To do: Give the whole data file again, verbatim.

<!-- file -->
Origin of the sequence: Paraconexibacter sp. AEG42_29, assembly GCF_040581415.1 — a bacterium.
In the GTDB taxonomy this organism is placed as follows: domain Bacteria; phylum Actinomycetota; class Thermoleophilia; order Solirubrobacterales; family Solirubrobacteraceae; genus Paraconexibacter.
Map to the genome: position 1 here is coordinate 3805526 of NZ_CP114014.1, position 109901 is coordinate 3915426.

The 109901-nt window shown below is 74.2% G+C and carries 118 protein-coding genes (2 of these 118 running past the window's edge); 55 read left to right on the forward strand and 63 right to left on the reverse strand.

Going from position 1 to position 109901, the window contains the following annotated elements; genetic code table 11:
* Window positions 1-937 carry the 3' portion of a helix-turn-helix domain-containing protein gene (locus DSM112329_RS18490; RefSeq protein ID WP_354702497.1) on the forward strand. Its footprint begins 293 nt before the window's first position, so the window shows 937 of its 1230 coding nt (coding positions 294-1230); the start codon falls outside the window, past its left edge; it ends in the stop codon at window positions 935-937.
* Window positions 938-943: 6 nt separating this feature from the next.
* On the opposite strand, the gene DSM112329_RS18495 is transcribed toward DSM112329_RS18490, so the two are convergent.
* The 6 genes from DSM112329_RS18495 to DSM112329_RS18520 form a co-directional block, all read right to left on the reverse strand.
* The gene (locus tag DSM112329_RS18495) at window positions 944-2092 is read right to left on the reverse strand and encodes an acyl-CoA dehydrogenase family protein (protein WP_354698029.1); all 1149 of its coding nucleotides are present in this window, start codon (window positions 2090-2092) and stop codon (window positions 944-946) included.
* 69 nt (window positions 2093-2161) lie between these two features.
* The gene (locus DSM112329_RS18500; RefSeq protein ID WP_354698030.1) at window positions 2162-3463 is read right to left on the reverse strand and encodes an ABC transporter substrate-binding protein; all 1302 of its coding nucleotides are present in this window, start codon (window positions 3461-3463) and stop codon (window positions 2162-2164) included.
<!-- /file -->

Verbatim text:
Origin of the sequence: Paraconexibacter sp. AEG42_29, assembly GCF_040581415.1 — a bacterium.
In the GTDB taxonomy this organism is placed as follows: domain Bacteria; phylum Actinomycetota; class Thermoleophilia; order Solirubrobacterales; family Solirubrobacteraceae; genus Paraconexibacter.
Map to the genome: position 1 here is coordinate 3805526 of NZ_CP114014.1, position 109901 is coordinate 3915426.

The 109901-nt window shown below is 74.2% G+C and carries 118 protein-coding genes (2 of these 118 running past the window's edge); 55 read left to right on the forward strand and 63 right to left on the reverse strand.

Going from position 1 to position 109901, the window contains the following annotated elements; genetic code table 11:
* Window positions 1-937 carry the 3' portion of a helix-turn-helix domain-containing protein gene (locus DSM112329_RS18490; RefSeq protein ID WP_354702497.1) on the forward strand. Its footprint begins 293 nt before the window's first position, so the window shows 937 of its 1230 coding nt (coding positions 294-1230); the start codon falls outside the window, past its left edge; it ends in the stop codon at window positions 935-937.
* Window positions 938-943: 6 nt separating this feature from the next.
* On the opposite strand, the gene DSM112329_RS18495 is transcribed toward DSM112329_RS18490, so the two are convergent.
* The 6 genes from DSM112329_RS18495 to DSM112329_RS18520 form a co-directional block, all read right to left on the reverse strand.
* The gene (locus tag DSM112329_RS18495) at window positions 944-2092 is read right to left on the reverse strand and encodes an acyl-CoA dehydrogenase family protein (protein WP_354698029.1); all 1149 of its coding nucleotides are present in this window, start codon (window positions 2090-2092) and stop codon (window positions 944-946) included.
* 69 nt (window positions 2093-2161) lie between these two features.
* The gene (locus DSM112329_RS18500; RefSeq protein ID WP_354698030.1) at window positions 2162-3463 is read right to left on the reverse strand and encodes an ABC transporter substrate-binding protein; all 1302 of its coding nucleotides are present in this window, start codon (window positions 3461-3463) and stop codon (window positions 2162-2164) included.